Synopsis by Hal Erickson
Rhubarb is an amusing, if not entirely faithful, adaptation of the H. Allen Smith novel of the same name. When Thaddeus J. Banner (Gene Lockhart), multimillionaire owner of the Brooklyn baseball team, passes away, he wills the team -- and his $30 million estate -- to his pugnacious pet cat Rhubarb. Banner's press agent Eric Yeagar (Ray Milland) finds this hilarious, until he discovers that he's been appointed Rhubarb's guardian and business manager. One of the crosses Yeagar has to bear is the fact that his sweetheart Polly Sickles (Jan Sterling), the daughter of Brooklyn team manager Len Sickles (William Frawley), is deathly allergic to cats. Still, Yeagar must keep Rhubarb with him at all times, especially when the cat turns out to be a good-luck charm for the perennially basement-dwelling Brooklyn ballplayers. Thanks to Rhubarb's inspiration, the team makes it to the Pennant Race, whereupon the plot really thickens. The first two-thirds of Rhubarb adheres to the original Smith novel, culminating with a zany sanity hearing brought about by Banner's disgruntled relatives to prove that the cat is mentally unfit to control the old man's money. But the final reels abandon the novel in favor of a Guys and Dolls-inspired plot strand, wherein crooked gamblers kidnap the cat to prevent a Brooklyn pennant win. As a result, H. Allen Smith's satiric barbs are somewhat blunted in the final scenes -- which, however, is not to suggest that the film is any less funny than before. One of the better baseball comedies of the era, Rhubarb maintains its merriment right to the end, which is capped by a cameo appearance by a well-known actor who happened to be married to leading lady Jan Sterling.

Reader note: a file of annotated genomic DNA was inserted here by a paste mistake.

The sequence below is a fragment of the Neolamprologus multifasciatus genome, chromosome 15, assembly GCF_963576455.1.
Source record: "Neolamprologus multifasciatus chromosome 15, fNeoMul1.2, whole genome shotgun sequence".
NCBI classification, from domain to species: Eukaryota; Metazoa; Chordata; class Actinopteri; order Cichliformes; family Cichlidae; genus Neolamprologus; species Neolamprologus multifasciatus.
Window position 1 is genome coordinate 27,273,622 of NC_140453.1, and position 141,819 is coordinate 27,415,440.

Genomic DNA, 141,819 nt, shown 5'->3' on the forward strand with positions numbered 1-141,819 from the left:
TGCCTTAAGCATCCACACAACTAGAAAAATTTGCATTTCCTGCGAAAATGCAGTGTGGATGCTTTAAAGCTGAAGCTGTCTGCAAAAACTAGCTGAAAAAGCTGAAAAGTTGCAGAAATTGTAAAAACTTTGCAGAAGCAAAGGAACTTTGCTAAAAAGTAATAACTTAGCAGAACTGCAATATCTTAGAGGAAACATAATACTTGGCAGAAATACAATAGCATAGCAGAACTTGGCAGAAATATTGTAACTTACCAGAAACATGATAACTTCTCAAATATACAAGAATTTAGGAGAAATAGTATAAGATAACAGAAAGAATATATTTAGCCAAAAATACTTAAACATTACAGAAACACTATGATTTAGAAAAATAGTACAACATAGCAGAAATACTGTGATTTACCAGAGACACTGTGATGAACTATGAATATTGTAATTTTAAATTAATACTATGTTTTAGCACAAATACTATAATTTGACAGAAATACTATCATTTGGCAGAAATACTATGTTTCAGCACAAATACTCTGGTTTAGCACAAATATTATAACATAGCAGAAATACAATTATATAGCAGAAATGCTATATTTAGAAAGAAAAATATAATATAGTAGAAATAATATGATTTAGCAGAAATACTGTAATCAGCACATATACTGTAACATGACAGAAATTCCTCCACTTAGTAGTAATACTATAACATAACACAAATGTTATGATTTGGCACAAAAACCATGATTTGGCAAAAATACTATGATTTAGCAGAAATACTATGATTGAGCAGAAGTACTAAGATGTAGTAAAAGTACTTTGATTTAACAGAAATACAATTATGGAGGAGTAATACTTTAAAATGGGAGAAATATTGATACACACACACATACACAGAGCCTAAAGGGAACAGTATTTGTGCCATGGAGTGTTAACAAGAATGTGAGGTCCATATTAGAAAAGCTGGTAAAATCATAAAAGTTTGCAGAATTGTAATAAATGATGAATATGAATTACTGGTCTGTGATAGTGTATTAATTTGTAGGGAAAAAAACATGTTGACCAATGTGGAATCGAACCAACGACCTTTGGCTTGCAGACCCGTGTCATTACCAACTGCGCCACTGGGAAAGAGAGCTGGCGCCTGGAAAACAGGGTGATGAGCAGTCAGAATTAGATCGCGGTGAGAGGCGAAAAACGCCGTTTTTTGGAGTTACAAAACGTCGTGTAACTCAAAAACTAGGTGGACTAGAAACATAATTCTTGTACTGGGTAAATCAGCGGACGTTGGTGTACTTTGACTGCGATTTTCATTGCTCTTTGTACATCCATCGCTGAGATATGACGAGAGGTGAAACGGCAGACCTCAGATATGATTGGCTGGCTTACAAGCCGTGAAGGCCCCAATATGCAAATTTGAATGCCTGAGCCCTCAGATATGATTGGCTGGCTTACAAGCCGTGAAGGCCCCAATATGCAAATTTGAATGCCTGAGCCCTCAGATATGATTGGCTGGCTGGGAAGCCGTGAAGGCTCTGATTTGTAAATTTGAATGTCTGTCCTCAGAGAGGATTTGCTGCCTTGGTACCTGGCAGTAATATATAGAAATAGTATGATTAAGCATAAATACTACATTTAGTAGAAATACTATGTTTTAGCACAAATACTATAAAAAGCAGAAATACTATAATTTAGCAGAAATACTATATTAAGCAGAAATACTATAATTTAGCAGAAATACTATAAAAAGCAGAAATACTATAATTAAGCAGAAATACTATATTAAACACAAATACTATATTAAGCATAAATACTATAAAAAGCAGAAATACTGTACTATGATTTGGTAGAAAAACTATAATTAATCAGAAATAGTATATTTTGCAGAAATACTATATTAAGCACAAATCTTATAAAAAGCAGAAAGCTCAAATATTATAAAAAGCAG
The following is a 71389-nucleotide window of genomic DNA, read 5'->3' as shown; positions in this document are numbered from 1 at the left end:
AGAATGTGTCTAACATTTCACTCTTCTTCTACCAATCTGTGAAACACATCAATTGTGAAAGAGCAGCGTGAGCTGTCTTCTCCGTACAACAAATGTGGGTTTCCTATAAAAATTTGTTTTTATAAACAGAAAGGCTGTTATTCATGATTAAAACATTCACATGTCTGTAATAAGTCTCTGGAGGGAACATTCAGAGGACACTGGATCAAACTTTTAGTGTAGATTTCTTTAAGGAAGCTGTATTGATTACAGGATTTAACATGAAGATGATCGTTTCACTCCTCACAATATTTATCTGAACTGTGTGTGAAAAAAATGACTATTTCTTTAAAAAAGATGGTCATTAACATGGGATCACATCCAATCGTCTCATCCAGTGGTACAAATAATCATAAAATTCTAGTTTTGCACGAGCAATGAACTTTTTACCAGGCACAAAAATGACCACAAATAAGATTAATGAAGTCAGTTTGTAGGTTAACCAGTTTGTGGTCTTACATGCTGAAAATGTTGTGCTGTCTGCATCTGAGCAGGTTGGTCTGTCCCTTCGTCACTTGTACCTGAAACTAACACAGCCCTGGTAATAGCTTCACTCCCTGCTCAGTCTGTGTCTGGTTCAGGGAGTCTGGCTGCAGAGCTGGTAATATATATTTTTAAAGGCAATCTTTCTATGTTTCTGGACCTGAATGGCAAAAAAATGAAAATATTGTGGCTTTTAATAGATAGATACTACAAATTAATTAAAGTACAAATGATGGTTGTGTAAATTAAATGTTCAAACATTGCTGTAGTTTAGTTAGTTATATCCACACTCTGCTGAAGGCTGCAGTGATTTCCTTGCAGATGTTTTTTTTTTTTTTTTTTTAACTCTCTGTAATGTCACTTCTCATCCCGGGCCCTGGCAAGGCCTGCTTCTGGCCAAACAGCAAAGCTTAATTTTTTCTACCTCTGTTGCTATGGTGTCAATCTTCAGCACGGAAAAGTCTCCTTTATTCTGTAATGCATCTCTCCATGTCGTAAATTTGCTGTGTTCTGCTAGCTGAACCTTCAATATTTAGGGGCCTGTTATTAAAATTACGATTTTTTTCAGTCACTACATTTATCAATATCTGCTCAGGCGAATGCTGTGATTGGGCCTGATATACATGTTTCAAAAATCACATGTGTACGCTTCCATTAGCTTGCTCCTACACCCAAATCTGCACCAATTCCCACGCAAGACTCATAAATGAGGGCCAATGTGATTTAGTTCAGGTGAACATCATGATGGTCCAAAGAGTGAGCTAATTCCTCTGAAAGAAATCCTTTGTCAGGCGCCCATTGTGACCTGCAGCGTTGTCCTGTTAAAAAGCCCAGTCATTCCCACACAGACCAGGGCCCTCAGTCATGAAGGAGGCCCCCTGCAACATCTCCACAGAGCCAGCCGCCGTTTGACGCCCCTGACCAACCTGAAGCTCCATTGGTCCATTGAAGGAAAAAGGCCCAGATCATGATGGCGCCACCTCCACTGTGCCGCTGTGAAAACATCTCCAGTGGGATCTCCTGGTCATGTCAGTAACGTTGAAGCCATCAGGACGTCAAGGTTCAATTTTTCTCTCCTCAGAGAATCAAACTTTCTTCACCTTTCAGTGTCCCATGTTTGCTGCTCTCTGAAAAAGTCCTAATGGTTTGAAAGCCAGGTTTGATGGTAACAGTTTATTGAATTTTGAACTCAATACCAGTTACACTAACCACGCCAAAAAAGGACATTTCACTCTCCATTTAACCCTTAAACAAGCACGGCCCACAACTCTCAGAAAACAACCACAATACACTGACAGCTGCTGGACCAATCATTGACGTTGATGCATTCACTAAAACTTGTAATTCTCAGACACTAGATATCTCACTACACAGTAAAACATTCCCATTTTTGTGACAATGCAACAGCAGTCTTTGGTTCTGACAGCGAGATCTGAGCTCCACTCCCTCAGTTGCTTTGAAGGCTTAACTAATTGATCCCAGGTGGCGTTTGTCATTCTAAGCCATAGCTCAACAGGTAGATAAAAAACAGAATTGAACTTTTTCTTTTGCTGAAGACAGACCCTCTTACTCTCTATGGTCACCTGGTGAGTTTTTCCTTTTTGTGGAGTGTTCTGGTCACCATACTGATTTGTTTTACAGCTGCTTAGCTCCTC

animal, admiration, agent [representative], ball [dance], baseball, cat, club [organization], fortune [wealth], game, golf, guardian, heir, inheritance, kidnapping, mascot, millionaire, owner, sports, team, winner